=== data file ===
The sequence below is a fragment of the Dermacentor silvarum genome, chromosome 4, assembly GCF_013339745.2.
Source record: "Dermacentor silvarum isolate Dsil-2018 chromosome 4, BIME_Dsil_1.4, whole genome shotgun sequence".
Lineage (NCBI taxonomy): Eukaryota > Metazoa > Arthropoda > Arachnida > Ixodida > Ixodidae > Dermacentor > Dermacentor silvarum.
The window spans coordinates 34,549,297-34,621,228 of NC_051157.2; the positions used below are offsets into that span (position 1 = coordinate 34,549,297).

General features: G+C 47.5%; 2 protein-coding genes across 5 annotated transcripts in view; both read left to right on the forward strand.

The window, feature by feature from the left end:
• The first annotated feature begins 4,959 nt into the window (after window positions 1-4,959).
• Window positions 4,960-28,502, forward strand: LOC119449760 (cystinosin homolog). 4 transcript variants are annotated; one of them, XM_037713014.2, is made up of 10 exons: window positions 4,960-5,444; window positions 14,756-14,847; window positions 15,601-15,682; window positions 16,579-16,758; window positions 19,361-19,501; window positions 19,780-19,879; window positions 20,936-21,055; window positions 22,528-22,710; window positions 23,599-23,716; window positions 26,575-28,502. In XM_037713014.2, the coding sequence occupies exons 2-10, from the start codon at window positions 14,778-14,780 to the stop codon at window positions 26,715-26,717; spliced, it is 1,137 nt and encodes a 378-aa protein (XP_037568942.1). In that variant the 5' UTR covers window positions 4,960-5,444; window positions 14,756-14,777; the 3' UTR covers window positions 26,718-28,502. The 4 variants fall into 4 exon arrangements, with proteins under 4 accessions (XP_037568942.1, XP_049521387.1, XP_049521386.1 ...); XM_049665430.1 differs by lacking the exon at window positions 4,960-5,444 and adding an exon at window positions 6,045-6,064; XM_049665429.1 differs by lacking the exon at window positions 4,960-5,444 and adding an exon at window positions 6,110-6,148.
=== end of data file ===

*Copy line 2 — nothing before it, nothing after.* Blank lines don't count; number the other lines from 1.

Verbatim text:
Source record: "Dermacentor silvarum isolate Dsil-2018 chromosome 4, BIME_Dsil_1.4, whole genome shotgun sequence".